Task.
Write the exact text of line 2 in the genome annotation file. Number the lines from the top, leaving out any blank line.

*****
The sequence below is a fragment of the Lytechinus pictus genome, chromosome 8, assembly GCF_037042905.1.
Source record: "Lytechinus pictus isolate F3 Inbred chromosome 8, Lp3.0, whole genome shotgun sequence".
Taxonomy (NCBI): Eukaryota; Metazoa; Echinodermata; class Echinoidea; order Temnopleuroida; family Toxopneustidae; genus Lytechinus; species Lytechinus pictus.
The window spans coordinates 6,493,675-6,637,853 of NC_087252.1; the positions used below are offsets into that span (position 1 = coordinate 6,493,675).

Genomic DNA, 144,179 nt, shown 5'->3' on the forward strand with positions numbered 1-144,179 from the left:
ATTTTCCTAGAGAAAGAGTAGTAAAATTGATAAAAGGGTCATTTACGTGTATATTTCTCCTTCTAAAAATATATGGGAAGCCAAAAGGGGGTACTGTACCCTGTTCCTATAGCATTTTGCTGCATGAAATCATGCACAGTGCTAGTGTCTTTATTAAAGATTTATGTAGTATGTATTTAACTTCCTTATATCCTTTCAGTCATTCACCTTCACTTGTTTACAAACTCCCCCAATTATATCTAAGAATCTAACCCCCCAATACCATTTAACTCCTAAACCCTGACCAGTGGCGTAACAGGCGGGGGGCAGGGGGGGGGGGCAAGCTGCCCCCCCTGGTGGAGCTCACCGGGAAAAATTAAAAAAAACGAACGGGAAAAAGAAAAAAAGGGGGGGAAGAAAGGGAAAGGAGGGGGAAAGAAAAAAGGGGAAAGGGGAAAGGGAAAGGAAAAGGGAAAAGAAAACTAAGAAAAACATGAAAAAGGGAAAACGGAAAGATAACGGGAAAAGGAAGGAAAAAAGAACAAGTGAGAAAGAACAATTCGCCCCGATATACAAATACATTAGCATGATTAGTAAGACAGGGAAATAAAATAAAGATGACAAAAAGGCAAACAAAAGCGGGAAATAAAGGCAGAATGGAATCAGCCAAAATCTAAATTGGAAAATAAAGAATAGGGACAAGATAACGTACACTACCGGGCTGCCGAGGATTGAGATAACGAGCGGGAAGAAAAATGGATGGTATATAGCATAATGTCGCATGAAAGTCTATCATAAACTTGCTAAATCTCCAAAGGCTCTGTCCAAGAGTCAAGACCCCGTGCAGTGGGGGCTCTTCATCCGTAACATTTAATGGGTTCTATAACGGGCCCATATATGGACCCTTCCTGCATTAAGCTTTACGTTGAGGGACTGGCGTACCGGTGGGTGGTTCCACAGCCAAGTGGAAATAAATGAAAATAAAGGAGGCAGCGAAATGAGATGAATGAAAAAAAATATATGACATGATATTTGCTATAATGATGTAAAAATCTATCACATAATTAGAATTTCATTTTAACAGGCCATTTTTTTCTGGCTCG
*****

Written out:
Source record: "Lytechinus pictus isolate F3 Inbred chromosome 8, Lp3.0, whole genome shotgun sequence".